The Challenge of Owning Your Body

Before you begin, readers, I want you to know that I do discuss sex, namely sexual attraction, in brief. So, if you are someone who does not find even the briefest mention of sex comfortable, I think you might prefer not to read this entry. I will not be offended in the slightest and I hope you have an enjoyable day wherever you are.

For the rest of you… read on…

Originally, when I was planning out this entry, yesterday, I had a different idea for my Sunday BayArt blog entry. As I pulled my Jeep into the driveway, I saw my neighbor, and she changed my idea for my BayArt topic of the week.

You see, when I pulled in, she was walking in from her car in nothing more than an orange sports bra and a pair of shorts. For the record, it was more than hot and humid enough to justify the outfit.

Now, this neighbor isn’t large, but she is big enough that I think people would make comments about her “not covering up.” Like she should be ashamed of having a human body that doesn’t fit the “beauty standards.”

When I saw her, I thought she looked beautiful. Her skin looked nice, her hair pulled back in a haphazard bun, and she walked like she owned that body. Because she does. It’s hers to showcase as she pleases. She has no one to please but herself. And forget anyone who has a problem with the way she looks.

And I admired it. I didn’t feel disgusted or revolted by the idea that she wanted to break this “social norm” of covering up your “flawed” body.

That’s what I want to talk about, and I think this is the perfect platform to discuss it: Body confidence.

People talk about body shaming and discuss the health implications of being “obese” or “overweight.” Yet, I know people who weigh at least 50 to 60 pounds less than me… and while they may be able to rock the bikini, I can run circles around them. Well, at least jog circles that they cannot.

If you were to put us in fitness tests, I would outscore them. But, I am, numerically speaking, still almost as obese as I was when my waist was 2 inches wider. Yes, obese.

People would shame me for wearing a less than a modest bikini. Hell, people would shame me for wearing more form-fitting clothes. Even if I have a physical capability that doesn’t really fit the expectations of an obese person.

There’s this cultural mindset that certain appearance markers are “sexy.” If you look at the binary gender aspect of culture, it says men and women are both supposed to look a certain way.

Men, toned arms… that “V” that I jokingly call the “sex arrow.” (You know, because basically, it is going, “Hey, if you filled in this section, you’ll get a triangle that points right at my penis.”) Not all cisgendered, heterosexual women love this (I actually seem to have a thing for at least slightly chubby men with beards), but I think society tells you otherwise with the swooning over the likes of David Beckham or Bradley Cooper.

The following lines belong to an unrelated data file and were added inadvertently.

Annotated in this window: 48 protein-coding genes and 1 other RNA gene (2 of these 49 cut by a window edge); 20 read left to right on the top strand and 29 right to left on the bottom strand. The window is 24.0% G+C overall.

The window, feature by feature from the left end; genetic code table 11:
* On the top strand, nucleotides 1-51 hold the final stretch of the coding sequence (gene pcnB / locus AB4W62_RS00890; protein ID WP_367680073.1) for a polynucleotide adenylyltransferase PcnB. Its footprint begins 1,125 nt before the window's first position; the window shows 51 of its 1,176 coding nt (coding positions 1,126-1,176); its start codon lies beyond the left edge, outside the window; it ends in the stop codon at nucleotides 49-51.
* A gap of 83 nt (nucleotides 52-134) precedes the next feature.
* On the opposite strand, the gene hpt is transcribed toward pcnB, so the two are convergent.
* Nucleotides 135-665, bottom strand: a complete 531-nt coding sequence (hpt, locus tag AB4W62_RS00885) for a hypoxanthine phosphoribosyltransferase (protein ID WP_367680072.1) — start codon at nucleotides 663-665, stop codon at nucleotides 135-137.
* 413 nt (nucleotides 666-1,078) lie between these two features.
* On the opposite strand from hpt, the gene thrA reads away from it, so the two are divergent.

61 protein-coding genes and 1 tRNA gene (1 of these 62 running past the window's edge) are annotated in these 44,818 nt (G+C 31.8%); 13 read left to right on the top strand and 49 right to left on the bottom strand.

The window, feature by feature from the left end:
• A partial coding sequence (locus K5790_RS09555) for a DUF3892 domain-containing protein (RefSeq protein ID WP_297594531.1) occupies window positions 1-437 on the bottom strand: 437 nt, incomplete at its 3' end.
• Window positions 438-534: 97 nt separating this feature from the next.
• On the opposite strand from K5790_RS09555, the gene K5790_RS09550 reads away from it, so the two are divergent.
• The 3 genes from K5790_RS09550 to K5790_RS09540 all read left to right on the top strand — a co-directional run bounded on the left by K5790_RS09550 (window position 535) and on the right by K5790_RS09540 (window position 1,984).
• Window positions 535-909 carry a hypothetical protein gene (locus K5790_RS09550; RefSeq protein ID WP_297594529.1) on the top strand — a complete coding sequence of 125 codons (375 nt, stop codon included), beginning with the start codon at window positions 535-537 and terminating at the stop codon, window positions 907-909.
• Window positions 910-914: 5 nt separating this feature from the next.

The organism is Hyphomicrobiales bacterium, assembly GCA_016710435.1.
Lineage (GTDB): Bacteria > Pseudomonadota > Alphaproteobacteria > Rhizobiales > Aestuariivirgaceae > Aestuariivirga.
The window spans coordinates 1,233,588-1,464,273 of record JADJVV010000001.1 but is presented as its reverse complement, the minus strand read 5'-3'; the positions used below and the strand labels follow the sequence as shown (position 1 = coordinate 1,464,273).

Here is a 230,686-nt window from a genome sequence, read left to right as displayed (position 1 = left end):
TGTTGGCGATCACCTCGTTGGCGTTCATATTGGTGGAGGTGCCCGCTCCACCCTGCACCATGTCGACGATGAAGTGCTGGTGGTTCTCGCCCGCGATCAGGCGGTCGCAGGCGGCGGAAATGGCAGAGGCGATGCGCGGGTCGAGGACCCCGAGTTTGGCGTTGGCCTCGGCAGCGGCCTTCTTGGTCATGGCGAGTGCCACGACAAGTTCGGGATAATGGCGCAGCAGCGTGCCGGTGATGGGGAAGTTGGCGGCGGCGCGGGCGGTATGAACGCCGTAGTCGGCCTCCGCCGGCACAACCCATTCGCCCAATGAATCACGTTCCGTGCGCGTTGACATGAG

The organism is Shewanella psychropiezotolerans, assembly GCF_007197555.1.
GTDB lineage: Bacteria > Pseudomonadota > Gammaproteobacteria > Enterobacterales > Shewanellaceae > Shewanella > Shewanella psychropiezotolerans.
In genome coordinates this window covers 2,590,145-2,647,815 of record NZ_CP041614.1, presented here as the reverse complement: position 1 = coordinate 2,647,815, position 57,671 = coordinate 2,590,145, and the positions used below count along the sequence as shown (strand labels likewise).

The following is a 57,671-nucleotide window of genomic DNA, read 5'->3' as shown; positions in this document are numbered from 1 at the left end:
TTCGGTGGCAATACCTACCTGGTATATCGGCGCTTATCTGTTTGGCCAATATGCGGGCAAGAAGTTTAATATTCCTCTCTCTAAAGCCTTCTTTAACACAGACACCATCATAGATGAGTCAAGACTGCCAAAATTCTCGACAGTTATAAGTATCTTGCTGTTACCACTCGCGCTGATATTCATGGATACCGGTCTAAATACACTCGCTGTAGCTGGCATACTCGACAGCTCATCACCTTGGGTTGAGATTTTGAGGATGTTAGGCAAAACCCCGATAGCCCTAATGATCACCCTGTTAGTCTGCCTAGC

Women, it’s the Kardashian booty, the Michelle Obama arms, the Britney Spears stomach (seriously, the woman must workout 5 hours a day to have such beautiful abs after 2 kids). And, honestly, if you talk to cisgendered, heterosexual men, they will also tell you that there’s a diversity in what they find attractive as well.

I mention cisgendered because I am cisgendered and heterosexual, which means I have a better idea of how that situation works.

But these things make us think that our bodies aren’t “right.” Because we don’t have a Kardashian booty, or a Beckham torso. Hell, maybe we don’t identify with the stereotypical male or female appearances at all.

We are taught that if we don’t fit in the neat little boxes, then we are “othered” and need to peacefully hide in the background while the box checkers get to be validated by society. And that’s the mindset that kills body confidence.

There’s an Ashley Graham video that I’ve seen a few times where she talks about the way she gives herself body confidence. How she is her own role model and gives herself the validation that society won’t. It is great advice, and it is so hard to do.

Society, as a whole, has a really hard time with change. Paradigm shifts take a long time, and by the time society catches up, another group gets “othered” in the process.

Maybe the only way to get beyond this is to unlink the idea of sexuality and bodies. That sexual attraction is more than just seeing someone’s naked body and judging it based on the societal constructs that likely shaped your own ideas in some way, shape, or form.

So body confidence is challenged by society. My neighbor has the right idea. Figure out how to own your body and not let the hate make you feel inadequate.

Like always, if you want to check out my personal blog, head on over to to read “Adventures of a Recovering Pessimist.” I do the swearing and the talking and stuff like that.

I’ll see you next Sunday, BayArt.